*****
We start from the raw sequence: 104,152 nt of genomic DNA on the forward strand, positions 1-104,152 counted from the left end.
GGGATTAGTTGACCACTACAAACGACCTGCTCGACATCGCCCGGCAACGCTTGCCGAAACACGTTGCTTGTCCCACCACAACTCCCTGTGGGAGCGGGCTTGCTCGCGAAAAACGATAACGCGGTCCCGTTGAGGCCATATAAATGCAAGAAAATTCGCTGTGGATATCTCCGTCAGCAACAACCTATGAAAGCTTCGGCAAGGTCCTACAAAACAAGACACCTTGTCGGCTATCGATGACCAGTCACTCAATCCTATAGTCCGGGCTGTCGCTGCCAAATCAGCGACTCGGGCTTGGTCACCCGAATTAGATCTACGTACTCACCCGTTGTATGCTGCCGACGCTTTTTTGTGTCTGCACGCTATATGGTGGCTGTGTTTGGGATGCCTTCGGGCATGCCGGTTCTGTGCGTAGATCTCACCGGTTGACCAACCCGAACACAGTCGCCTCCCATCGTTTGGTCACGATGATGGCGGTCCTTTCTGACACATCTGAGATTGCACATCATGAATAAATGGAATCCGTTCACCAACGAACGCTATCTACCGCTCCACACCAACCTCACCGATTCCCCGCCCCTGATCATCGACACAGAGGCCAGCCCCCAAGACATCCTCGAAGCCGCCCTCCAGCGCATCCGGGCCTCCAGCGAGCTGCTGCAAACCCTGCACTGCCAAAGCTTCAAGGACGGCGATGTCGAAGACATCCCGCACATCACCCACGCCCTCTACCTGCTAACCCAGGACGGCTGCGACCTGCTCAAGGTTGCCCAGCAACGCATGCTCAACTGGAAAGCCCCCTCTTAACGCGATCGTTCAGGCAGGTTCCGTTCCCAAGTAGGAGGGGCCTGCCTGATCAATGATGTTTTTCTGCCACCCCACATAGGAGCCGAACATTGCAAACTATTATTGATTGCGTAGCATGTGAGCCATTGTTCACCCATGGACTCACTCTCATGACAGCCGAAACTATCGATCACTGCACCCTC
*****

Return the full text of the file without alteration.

We start from the raw sequence: 104,152 nt of genomic DNA on the forward strand, positions 1-104,152 counted from the left end.
GGGATTAGTTGACCACTACAAACGACCTGCTCGACATCGCCCGGCAACGCTTGCCGAAACACGTTGCTTGTCCCACCACAACTCCCTGTGGGAGCGGGCTTGCTCGCGAAAAACGATAACGCGGTCCCGTTGAGGCCATATAAATGCAAGAAAATTCGCTGTGGATATCTCCGTCAGCAACAACCTATGAAAGCTTCGGCAAGGTCCTACAAAACAAGACACCTTGTCGGCTATCGATGACCAGTCACTCAATCCTATAGTCCGGGCTGTCGCTGCCAAATCAGCGACTCGGGCTTGGTCACCCGAATTAGATCTACGTACTCACCCGTTGTATGCTGCCGACGCTTTTTTGTGTCTGCACGCTATATGGTGGCTGTGTTTGGGATGCCTTCGGGCATGCCGGTTCTGTGCGTAGATCTCACCGGTTGACCAACCCGAACACAGTCGCCTCCCATCGTTTGGTCACGATGATGGCGGTCCTTTCTGACACATCTGAGATTGCACATCATGAATAAATGGAATCCGTTCACCAACGAACGCTATCTACCGCTCCACACCAACCTCACCGATTCCCCGCCCCTGATCATCGACACAGAGGCCAGCCCCCAAGACATCCTCGAAGCCGCCCTCCAGCGCATCCGGGCCTCCAGCGAGCTGCTGCAAACCCTGCACTGCCAAAGCTTCAAGGACGGCGATGTCGAAGACATCCCGCACATCACCCACGCCCTCTACCTGCTAACCCAGGACGGCTGCGACCTGCTCAAGGTTGCCCAGCAACGCATGCTCAACTGGAAAGCCCCCTCTTAACGCGATCGTTCAGGCAGGTTCCGTTCCCAAGTAGGAGGGGCCTGCCTGATCAATGATGTTTTTCTGCCACCCCACATAGGAGCCGAACATTGCAAACTATTATTGATTGCGTAGCATGTGAGCCATTGTTCACCCATGGACTCACTCTCATGACAGCCGAAACTATCGATCACTGCACCCTC